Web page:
Apios americana, the “American pear,” is a tuber. All parts of the plant are edible—the leaf, the pea, the pod; it is the tuber you can survive on, and many, like the Pilgrims, did. It is high in protein and grows abundantly near waterways. The “hopniss,” as the pig potato or bog potato is also known, was a staple in pre-Colombian North American diets. There are hundreds of names for it, including “groundnut” and “sagaponack,” which in a lost language means “land of large groundnuts.” At least that is what we’ve always been told. And I always liked knowing I came for a place named for its food. Yet I never endeavored to look for them.
Last fall, I found groundnuts when I wasn’t looking. I was surprised (though I should not have been), but there they were, still managing among the Phragmites and briars that make the pond banks impenetrable to all but the wildlife. Here was part of an ancient spreading plant—a Rosetta stone, an eternal flame—sagaponack, exactly.
As I dug, unearthing shallow strands of bead-like tubers, I thought “large” might be a relative term. I went carefully and teased a strand of groundnuts from the dirt and saw this connected series ran in all directions. And yet, no individual nut was larger than your eyeball.
We’ve gotten so accustomed to thinking of Sagaponack in housing dollars that the commerce of crop quality and yield—the language of long-term investment, way long term—is abstract and nearly obsolete. Farmers, however, are still inclined to make a direct link between soil fertility and survival.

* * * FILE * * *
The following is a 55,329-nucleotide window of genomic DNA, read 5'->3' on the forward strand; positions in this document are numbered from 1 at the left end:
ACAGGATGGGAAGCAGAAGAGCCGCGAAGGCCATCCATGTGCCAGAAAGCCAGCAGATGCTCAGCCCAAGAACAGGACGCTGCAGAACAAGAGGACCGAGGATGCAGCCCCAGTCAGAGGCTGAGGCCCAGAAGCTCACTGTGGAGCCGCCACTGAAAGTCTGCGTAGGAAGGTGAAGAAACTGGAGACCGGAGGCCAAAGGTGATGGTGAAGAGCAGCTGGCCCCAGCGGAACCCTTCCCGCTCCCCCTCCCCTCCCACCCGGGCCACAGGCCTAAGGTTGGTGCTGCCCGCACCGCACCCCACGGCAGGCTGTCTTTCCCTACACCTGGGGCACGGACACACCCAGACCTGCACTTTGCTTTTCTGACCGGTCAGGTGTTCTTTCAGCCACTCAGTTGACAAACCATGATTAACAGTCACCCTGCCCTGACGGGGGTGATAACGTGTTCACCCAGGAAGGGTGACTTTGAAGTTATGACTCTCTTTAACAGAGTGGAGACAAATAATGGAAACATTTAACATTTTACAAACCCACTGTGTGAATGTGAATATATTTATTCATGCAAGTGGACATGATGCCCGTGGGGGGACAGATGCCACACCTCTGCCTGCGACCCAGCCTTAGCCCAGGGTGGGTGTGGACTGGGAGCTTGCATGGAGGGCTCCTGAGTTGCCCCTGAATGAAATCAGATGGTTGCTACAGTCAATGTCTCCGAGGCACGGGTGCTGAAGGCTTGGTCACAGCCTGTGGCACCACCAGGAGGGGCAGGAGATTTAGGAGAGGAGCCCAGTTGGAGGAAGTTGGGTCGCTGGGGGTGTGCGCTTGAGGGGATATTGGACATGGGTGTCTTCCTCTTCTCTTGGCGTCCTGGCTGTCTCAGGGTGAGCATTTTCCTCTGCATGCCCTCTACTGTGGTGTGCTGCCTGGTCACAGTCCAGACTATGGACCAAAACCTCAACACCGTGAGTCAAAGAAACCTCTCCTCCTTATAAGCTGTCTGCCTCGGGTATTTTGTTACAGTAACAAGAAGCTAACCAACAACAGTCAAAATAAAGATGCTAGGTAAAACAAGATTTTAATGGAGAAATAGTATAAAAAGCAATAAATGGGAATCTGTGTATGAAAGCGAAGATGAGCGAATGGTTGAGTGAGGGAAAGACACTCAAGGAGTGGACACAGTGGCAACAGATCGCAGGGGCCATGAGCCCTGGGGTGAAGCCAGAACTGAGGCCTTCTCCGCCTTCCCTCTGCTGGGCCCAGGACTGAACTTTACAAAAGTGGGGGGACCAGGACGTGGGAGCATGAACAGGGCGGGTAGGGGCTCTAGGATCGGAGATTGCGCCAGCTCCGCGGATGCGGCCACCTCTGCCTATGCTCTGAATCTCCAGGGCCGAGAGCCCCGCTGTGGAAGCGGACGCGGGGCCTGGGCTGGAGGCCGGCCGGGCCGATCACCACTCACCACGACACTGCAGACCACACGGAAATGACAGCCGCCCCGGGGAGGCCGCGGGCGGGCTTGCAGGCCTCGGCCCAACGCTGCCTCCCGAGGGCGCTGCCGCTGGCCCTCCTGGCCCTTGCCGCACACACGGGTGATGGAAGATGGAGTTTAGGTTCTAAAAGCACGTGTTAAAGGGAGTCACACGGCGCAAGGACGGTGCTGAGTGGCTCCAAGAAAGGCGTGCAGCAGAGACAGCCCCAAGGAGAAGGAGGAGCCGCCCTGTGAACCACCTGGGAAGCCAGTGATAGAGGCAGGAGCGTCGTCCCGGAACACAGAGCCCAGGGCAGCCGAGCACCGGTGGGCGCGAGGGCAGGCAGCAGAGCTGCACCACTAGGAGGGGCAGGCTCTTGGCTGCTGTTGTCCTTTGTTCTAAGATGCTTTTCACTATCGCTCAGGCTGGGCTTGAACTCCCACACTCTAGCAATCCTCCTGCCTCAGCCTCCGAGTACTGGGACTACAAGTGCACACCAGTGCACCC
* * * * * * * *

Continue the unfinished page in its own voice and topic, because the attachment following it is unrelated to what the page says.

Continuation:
It was a late, cold spring. Warm weather finally coincided with the beginning of strawberry season, and then I was aware of the truckloads of berries leaving my neighbor’s field. When I got a box, I realized they were the best strawberries I have ever had. The flavor transports you back to the you-pick field of your youth. One after the other, the subtle sweetness, the juice and tiny seeds, I ate half a box looking for a metaphor. I called my neighbor, the farmer who raised them. I wondered if he, too, found them exceptional.
“They are good,” Jim conceded, “but this variety is like that. And the lack of rain, even though we could have irrigated, probably hasn’t hurt.” He’d stopped at my farm stand on the way back from his field. The bed of his truck was full of neatly filled quarts. The berries all bite size and brilliant red. We spent a few minutes talking shop; I drained a second quart. Jim explained the downside of this same variety. No conversation between farmers is complete without a downside. These exceptional strawberries tend to run small, especially after the first picking. Abundant, beautiful, but small.